(picture borrowed from this lovely blog)
The sign of a well-composed fragrance often lies in the reactions that wearing it generates. Usually, when I try a new fragrance on, I often will “ooh” and “ahh” or moan inappropriately. Sometimes I visibly recoil and audibly gag. Once in a while, music or poetry will come to mind if I make a tangible and deep connection with what I’m smelling. When this happens, I know that I’ve struck “perfume gold”, and that what I’m wearing needs to come home with me or be purchased in a larger size. The undeniable beauty of the scent is its own symphonic treat, words painted with an olfactory glaze, mobile and living art.
I feel as if it’s no surprise that Mandy Aftel’s latest fragrance, Secret Garden, conjured up such emotions in me. I had excitedly followed the genesis of the fragrance on Nathan Branch’s blog, and his review of the finished product left me thrilled and anxious to get my paws on a sample. From the inspiration behind the name (how I love the book by Frances Hodgson Burnett!) to Nathan’s declaration that the scent was “irresistibly luminous”, Secret Garden seemed to bloom with the promise of sensuality and surprise.
It has been interesting to read other bloggers’ thoughts on the fragrance. My demonic sister Sheila found herself seduced by the fragrant blooms and animalic base of Secret Garden, while the lovely Birgit was enveloped by a very human sense of comfort and warmth exuded by the perfume. Incredible that one small vial of liquid could conjure up such vivid and conflicting emotions and thoughts! Like I’ve said before - and like I will say again - Mandy Aftel’s genius lies in her ability to create perfume as an experience. All of the senses are stirred, the mind struggles to comprehend, and the heart leaps.
When I first applied Secret Garden to my skin, I was instantly reminded of Pablo Neruda. I have been a fan of his for as long as I can remember, and I keep his collected work of poetry by my bedside. I am especially fond of his sonnets, and I know a few by heart. Soneto XLVII (47) in particular jumped out at me; I’m posting the Tapscott translation below for you to read:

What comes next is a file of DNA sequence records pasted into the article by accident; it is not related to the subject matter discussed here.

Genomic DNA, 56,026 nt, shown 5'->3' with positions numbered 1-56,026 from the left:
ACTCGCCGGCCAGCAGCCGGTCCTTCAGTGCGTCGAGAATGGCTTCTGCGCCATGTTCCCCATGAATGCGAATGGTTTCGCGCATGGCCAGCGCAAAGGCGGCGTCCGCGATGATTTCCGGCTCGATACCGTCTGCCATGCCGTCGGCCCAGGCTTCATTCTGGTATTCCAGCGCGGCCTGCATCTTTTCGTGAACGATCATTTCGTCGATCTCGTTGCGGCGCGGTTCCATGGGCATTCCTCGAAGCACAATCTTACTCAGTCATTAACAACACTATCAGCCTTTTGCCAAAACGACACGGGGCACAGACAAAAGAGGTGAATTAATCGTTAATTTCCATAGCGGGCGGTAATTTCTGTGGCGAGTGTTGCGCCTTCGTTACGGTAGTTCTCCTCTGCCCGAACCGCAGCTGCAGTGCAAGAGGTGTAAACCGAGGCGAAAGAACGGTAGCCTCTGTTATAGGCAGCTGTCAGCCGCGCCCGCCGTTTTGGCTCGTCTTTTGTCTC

I want to look back and see you in the branches.
Little by little you turned into fruit.
It was easy for you to rise from the roots,
singing your syllable of sap.
Here you will be a fragrant flower first,
changed to the statuesque form of a kiss,
till the sun and the earth, blood and the sky, fulfill
their promises of sweetness and pleasure, in you.
There in the branches I will recognize your hair,
your image ripening in the leaves,
bringing the petals nearer my thirst,
and my mouth will fill with the taste of you,
the kiss that rose from the earth
with your blood, the blood of a lover’s fruit.
What is incredible is that this sonnet perfectly embodies the experience of wearing Secret Garden. Secret Garden is flower, fruit, and flesh all at once: the initial application is bright, unfolding, and full of promise but as the fragrance develops it becomes feverish, deeper, and lustier. I am kissed by happy hints of bergamot and blood orange, caressed by an indolic jasmine and a blooming rose, and ravaged by (real!) civet and castoreum. It reminds me of perfumes from another era; Secret Garden could be a long-forgotten vintage and I’d believe it.
Still, this is probably the easiest Aftelier fragrance to wear - and I do think it is Mandy’s best. She managed to create a perfume that is both accessible yet outerworldly: Neruda’s forest lover encapsulated. Secret Garden: it is the kiss that rose from the earth to awaken passions within us all.